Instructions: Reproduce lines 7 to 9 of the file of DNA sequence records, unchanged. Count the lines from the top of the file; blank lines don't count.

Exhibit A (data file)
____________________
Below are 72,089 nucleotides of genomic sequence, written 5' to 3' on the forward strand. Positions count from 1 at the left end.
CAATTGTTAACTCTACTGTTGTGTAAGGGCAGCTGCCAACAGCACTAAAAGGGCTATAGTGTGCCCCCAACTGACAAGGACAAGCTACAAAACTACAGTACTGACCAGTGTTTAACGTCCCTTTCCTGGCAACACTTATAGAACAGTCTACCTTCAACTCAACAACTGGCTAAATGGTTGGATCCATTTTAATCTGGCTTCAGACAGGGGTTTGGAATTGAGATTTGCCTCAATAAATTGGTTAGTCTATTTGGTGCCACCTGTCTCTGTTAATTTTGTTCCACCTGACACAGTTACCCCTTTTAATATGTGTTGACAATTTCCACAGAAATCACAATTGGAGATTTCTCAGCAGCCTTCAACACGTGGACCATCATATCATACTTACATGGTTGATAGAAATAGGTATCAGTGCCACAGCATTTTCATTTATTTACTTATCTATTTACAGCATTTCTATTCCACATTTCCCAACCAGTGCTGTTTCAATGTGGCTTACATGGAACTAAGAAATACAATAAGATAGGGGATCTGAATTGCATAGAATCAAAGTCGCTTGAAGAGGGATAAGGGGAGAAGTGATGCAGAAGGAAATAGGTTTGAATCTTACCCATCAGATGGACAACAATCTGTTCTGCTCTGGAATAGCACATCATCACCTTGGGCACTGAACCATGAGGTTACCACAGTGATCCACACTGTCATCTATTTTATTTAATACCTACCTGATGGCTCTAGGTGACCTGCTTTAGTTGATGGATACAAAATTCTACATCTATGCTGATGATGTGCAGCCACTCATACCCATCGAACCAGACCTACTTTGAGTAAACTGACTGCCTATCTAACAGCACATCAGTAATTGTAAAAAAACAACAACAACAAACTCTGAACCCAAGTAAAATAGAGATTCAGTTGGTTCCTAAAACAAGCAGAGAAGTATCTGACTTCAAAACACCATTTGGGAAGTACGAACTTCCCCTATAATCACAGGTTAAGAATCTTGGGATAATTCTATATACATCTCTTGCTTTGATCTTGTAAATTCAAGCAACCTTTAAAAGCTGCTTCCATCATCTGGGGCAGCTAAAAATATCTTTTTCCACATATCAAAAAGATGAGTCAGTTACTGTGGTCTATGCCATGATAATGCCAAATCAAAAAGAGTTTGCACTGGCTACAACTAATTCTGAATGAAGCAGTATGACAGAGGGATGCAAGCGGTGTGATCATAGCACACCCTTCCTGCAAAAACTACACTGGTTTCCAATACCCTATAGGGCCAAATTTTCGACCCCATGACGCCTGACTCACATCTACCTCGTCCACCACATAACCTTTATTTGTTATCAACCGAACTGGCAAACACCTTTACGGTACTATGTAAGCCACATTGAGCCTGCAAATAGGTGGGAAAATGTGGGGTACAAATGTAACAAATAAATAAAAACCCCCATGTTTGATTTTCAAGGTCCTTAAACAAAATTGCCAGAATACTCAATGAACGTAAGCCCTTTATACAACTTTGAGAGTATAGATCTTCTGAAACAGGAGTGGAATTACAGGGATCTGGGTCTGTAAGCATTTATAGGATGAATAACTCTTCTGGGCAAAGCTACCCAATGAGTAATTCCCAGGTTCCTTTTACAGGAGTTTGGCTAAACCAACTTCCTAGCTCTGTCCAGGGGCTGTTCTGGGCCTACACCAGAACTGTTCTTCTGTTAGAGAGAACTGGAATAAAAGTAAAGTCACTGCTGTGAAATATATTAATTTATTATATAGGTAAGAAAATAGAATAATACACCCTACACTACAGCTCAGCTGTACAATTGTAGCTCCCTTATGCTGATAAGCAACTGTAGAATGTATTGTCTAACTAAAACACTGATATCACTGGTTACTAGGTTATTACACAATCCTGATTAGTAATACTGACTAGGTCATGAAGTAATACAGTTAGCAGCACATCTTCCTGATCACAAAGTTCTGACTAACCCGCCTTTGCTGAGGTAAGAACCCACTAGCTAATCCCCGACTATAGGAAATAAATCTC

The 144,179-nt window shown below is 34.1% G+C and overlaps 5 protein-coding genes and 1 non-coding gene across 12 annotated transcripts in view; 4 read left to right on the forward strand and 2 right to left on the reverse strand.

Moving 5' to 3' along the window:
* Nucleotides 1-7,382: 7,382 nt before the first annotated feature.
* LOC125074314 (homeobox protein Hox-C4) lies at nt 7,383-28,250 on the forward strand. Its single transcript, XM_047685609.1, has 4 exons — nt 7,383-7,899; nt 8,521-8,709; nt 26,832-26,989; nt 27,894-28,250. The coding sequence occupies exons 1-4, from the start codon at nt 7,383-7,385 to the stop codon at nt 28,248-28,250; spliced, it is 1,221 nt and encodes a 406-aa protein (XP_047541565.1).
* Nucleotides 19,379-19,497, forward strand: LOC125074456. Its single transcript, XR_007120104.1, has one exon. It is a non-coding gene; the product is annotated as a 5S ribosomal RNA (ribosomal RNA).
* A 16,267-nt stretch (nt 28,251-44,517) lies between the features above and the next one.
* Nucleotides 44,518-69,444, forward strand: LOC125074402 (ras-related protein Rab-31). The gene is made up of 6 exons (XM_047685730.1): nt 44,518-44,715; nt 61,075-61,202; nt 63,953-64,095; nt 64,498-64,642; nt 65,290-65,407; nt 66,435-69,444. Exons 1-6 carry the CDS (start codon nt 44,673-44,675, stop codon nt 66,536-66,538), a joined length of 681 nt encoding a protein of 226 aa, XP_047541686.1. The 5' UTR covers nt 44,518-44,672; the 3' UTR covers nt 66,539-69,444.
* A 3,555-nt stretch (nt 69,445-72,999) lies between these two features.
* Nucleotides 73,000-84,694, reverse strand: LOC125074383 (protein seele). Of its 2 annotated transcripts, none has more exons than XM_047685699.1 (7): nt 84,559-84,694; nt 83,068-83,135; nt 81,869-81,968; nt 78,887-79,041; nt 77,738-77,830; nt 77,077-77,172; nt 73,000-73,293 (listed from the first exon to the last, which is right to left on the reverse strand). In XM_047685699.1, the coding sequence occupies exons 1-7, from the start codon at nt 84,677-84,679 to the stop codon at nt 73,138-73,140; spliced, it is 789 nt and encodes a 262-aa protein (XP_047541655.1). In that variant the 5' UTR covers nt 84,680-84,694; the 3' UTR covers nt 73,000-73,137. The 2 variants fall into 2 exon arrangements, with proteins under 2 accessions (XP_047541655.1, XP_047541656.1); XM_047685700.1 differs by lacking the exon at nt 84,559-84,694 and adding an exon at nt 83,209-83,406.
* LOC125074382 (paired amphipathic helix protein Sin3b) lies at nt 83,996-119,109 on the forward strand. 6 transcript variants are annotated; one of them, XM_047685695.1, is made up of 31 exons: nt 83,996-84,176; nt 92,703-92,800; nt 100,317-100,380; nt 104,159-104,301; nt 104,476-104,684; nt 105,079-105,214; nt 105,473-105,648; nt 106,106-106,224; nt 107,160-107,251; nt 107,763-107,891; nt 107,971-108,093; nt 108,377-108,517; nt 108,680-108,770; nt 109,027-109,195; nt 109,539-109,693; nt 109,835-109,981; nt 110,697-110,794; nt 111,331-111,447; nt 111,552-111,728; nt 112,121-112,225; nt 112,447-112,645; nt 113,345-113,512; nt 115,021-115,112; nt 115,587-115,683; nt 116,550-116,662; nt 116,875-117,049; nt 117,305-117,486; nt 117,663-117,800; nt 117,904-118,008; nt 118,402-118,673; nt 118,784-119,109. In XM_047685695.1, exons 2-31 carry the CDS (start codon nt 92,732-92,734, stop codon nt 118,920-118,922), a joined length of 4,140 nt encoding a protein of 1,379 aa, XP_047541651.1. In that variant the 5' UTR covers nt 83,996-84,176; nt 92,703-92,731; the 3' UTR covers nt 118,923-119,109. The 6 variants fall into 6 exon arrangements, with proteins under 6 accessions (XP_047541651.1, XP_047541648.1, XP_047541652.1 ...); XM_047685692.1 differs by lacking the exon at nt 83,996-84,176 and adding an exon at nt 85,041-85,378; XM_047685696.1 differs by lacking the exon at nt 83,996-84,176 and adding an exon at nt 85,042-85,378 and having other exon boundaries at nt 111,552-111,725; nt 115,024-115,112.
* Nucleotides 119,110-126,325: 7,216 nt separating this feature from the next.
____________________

* Nucleotides 19,379-19,497, forward strand: LOC125074456. Its single transcript, XR_007120104.1, has one exon. It is a non-coding gene; the product is annotated as a 5S ribosomal RNA (ribosomal RNA).
* A 16,267-nt stretch (nt 28,251-44,517) lies between the features above and the next one.
* Nucleotides 44,518-69,444, forward strand: LOC125074402 (ras-related protein Rab-31). The gene is made up of 6 exons (XM_047685730.1): nt 44,518-44,715; nt 61,075-61,202; nt 63,953-64,095; nt 64,498-64,642; nt 65,290-65,407; nt 66,435-69,444. Exons 1-6 carry the CDS (start codon nt 44,673-44,675, stop codon nt 66,536-66,538), a joined length of 681 nt encoding a protein of 226 aa, XP_047541686.1. The 5' UTR covers nt 44,518-44,672; the 3' UTR covers nt 66,539-69,444.